A Soldier of the Guards, executed at Tyburn, 10th of December, 1753, for the Murder of Mr Crouch
MR CROUCH, the murdered man, was head cook to the Earl of Harrington.
On the 17th of August, 1753, he went upon the business of his employer to Chelsea, and in returning through King's Road, about nine o'clock in the evening, he was met by Hambleton and his associate, named Lattie, who, with horrid imprecations, demanded his money.
Mr Crouch was a resolute man and refused to be robbed; thereupon they fired two pistols at him, without effect. Being himself unarmed, he had recourse to a pocket-knife, which he opened and told them to keep off; but they closed on him, in doing which he wounded Lattie in three places. The villains overpowering him, they threw him to the ground and rifled his pockets of his money and his watch; they then, not content with their booty, with which they might have escaped, wrested the knife from his hand, ripped open his belly, then stamped upon his mangled body, beat him on the head with the butt-ends of their pistols, and left him weltering in his blood. Early next morning some labourers going to their work discovered him still alive and able to describe the robbers, with his place of residence, which was a small house in Green Street, Grosvenor Square, near his noble employer's mansion. Thither he was carried, where he languished in excruciating torments three days, and then died, leaving a widow and three children.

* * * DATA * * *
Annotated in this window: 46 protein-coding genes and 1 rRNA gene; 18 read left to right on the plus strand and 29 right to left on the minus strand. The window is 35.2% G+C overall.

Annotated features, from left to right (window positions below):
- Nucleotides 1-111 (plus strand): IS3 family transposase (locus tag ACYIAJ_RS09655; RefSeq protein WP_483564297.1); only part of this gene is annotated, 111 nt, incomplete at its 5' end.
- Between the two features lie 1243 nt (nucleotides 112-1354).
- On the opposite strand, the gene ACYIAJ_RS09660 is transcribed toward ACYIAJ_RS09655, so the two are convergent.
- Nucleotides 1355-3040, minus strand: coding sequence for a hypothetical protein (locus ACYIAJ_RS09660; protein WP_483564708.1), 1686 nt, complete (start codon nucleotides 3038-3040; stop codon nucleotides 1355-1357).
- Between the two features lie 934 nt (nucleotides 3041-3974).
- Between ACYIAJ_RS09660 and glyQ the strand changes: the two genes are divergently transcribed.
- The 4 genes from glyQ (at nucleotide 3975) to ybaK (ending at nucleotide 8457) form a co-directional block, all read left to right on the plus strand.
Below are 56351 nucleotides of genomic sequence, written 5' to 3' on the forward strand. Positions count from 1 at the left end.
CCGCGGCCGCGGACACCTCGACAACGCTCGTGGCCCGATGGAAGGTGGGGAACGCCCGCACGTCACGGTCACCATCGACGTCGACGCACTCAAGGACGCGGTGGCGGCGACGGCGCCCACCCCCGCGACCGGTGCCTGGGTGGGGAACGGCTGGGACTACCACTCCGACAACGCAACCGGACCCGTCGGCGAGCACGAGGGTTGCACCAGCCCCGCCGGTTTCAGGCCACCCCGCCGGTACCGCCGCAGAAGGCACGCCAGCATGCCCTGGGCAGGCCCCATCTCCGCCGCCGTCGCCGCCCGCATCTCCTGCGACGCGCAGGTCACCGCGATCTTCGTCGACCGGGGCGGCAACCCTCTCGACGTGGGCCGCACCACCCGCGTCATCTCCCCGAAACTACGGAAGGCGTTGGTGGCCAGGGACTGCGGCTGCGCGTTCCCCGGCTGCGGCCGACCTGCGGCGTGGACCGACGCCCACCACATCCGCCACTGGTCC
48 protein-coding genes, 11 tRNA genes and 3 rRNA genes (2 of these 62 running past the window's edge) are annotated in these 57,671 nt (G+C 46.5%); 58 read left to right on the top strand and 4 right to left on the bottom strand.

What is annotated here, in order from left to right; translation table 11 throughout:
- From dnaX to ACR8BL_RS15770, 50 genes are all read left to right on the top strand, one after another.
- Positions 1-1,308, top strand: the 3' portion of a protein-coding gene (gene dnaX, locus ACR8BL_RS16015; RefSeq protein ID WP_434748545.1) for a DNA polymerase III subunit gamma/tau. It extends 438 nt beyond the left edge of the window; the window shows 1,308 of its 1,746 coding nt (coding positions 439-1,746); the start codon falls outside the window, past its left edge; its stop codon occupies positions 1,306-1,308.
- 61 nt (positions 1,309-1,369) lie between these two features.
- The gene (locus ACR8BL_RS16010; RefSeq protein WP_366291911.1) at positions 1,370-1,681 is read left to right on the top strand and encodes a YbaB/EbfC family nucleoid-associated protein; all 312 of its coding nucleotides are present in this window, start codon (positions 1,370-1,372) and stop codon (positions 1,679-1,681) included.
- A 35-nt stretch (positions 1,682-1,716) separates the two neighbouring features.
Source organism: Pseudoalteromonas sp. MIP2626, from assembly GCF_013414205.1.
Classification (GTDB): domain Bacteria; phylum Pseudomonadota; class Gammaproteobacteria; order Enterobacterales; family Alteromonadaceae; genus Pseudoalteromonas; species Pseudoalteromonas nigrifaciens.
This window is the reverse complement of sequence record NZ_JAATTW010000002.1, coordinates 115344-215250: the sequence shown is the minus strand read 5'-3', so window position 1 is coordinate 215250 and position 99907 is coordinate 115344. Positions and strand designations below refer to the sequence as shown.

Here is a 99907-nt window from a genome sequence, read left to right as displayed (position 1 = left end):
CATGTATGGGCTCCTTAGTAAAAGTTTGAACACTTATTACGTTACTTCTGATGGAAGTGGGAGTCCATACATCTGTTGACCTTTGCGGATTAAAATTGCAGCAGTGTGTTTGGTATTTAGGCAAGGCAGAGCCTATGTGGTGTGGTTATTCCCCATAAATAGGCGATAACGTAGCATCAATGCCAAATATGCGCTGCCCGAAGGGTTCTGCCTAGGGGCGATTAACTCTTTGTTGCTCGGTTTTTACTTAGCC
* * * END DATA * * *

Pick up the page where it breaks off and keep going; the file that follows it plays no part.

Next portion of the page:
The murderers, from his description, were soon apprehended. Lattie had the wounds about him given by the deceased, who was able to identify them the day before his death.
Hambleton was brought to his trial at the Old Bailey, and sentenced to die; but Lattie died of the wounds given him by the murdered man before the time of his being arraigned, thus robbing the gallows of its just due.
The surviving murderer was executed at Tyburn, professing himself a Roman Catholic, and his body was given to the surgeons for dissection.